MATTER Workshop: The Future of 3D-printing in Medicine

Date(s) - 12/15/17
2:30 pm - 4:00 pm

Chicago Matter

Hosted by

MATTER Workshop: The Future of 3D-printing in Medicine

Fri, December 15, 2017 2:30 PM – 4:00 PM

Medical 3D-printing (3DP) of surgical models, guides, and permeant implants is quickly approaching the standard-of-care in many applications. As the corresponding quality, standards, manufacturing, and regulatory guidelines for these products are beginning to be established, industry, clinicians, and regulatory bodies are looking ahead to the next generation of medical 3DP technologies – implantable, functional materials and devices that can actively heal, regenerate, and become living tissues. In this workshop, Adam Jakus will give an overview of the three categories of 3DP in medicine: (1) models, guides, and inert materials/implants; (2) emerging, advanced, aceullar biomaterials; and (3) bioprinting (3D-printing of living cells, tissues, and organs).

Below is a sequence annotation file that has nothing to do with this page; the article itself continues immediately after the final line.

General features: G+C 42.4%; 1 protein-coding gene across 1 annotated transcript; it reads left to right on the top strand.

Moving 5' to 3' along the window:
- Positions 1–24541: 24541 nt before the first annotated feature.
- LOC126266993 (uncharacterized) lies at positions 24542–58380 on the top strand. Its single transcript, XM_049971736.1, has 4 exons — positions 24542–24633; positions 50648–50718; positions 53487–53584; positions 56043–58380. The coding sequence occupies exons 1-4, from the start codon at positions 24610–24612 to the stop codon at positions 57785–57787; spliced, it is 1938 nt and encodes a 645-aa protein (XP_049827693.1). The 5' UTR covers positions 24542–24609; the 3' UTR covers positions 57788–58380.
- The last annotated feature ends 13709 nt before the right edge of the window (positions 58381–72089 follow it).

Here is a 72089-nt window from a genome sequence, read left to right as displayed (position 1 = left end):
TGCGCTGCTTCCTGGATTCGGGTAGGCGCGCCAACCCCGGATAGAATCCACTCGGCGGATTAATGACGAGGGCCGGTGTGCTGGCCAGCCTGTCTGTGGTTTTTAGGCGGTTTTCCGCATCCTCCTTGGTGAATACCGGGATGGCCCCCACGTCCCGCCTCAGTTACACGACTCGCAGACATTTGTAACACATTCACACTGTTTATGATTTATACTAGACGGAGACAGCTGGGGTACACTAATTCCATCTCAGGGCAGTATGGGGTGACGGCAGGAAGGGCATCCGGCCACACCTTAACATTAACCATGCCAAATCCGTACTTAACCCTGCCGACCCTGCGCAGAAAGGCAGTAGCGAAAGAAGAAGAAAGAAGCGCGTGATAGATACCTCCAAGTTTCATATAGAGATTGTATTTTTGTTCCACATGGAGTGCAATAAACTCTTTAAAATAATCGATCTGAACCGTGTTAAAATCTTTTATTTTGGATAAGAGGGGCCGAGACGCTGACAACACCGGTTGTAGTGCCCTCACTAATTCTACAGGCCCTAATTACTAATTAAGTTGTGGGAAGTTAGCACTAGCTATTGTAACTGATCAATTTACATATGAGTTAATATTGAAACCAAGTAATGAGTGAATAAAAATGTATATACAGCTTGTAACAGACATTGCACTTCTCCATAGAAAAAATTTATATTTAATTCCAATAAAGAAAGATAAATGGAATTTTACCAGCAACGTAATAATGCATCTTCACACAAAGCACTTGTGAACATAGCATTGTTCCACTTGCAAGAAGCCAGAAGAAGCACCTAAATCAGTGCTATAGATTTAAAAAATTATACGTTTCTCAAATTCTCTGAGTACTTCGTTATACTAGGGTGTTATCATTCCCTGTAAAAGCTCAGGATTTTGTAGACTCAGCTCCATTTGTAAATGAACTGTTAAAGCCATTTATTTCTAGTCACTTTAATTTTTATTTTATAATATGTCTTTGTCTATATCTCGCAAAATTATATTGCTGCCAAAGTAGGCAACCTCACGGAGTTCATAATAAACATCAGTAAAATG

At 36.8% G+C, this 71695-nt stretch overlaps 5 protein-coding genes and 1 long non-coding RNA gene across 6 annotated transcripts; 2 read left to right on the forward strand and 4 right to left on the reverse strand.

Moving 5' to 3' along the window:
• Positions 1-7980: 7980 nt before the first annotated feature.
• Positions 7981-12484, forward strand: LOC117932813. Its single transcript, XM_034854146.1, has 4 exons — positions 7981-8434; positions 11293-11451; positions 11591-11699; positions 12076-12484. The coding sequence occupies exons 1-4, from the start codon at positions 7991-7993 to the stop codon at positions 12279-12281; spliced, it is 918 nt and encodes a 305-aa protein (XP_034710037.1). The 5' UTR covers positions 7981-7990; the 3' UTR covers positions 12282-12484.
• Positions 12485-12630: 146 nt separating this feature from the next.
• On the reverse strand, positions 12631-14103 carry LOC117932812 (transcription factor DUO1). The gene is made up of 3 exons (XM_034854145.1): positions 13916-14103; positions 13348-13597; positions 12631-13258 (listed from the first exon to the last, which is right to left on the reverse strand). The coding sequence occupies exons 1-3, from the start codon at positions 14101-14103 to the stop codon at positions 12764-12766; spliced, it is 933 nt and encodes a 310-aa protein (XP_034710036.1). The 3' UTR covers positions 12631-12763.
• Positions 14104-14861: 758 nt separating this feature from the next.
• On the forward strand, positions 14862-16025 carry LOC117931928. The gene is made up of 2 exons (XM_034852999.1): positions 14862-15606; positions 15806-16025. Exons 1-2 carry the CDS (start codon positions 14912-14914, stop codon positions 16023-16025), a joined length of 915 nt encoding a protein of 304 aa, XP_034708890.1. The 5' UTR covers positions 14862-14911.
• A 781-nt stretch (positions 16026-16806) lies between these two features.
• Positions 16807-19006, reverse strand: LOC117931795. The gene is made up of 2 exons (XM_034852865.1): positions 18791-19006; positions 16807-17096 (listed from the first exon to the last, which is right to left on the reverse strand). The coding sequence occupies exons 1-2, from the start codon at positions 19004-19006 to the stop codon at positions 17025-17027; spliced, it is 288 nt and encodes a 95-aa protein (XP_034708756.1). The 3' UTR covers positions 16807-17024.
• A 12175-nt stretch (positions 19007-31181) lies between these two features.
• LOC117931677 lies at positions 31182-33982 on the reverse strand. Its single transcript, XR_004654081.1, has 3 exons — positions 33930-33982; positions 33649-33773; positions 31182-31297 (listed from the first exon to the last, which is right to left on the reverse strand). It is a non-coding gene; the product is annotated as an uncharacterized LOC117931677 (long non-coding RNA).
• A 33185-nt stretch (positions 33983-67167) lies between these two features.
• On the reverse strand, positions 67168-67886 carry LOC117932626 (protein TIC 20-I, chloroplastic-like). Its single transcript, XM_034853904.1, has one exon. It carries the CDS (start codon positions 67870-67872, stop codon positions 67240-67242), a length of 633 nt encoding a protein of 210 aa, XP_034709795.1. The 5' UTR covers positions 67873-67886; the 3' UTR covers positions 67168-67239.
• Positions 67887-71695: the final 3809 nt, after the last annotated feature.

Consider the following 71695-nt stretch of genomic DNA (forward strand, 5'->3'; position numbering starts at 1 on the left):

Adam Jakus, PhD is co-founder and current chief technology officer of Dimension Inx LLC, a startup developing transformative advanced manufacturing materials and processes for medical and non-medical spaces. Prior to his current position, Adam was a postdoctoral fellow at Northwestern University (NU) in Materials Science & Engineering and a founding and a founding member of Professor Ramille Shah’s Tissue Engineering and Additive Manufacturing (TEAM) Laboratory. He received his BS and MS degrees in Materials Science and Engineering from the Georgia Institute Technology and completed his Ph.D. in Materials Science & Engineering at NU in the Shah TEAM Laboratory in 2014, culminating in a dissertation entitled “Development and Implementation of Functional 3D-Printed Material Systems for Tissue Engineering, Energy, and Structural Applications”, spanning materials as diverse as ovarian tissues, Hyperelastic Bone, 3D-Graphene, ceramics, alloys, and extraterrestrial regoliths. He is the author of numerous patents, publications, and editorials related to 3D-printing and biomaterials.